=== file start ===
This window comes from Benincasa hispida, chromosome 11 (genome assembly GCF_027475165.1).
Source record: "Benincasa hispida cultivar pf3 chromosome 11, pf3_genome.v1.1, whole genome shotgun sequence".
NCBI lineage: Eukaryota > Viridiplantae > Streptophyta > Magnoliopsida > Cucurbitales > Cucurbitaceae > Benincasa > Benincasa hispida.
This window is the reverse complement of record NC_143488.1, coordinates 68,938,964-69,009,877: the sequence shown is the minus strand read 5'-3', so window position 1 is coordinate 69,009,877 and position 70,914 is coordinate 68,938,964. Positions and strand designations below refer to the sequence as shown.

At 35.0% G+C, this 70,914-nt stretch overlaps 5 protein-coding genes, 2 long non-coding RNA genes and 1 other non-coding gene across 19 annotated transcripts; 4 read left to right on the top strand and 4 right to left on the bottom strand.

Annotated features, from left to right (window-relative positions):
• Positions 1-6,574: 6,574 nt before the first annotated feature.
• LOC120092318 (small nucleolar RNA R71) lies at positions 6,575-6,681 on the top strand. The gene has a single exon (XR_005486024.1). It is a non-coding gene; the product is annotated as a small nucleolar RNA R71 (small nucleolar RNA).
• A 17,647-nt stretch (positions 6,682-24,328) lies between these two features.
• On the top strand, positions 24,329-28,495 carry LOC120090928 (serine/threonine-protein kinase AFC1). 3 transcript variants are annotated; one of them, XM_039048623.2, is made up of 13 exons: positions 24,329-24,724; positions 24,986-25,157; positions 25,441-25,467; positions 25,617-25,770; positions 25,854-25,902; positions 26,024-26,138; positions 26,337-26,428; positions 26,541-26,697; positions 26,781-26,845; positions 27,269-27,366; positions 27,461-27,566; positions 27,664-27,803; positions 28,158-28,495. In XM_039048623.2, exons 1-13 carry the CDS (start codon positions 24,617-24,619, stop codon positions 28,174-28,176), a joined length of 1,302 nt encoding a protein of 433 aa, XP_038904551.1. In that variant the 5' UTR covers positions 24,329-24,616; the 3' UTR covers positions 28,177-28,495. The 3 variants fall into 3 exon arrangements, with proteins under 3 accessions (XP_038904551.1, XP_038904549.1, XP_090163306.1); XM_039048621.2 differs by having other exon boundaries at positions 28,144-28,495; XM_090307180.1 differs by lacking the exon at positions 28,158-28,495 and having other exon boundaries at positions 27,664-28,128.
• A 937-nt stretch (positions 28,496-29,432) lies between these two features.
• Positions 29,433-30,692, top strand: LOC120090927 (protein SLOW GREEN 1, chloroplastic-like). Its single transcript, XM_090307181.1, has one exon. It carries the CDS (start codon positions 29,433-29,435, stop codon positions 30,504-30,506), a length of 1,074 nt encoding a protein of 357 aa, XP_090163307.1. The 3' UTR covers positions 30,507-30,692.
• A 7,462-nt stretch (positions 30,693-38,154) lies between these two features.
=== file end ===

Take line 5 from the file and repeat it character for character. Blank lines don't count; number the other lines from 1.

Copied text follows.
At 35.0% G+C, this 70,914-nt stretch overlaps 5 protein-coding genes, 2 long non-coding RNA genes and 1 other non-coding gene across 19 annotated transcripts; 4 read left to right on the top strand and 4 right to left on the bottom strand.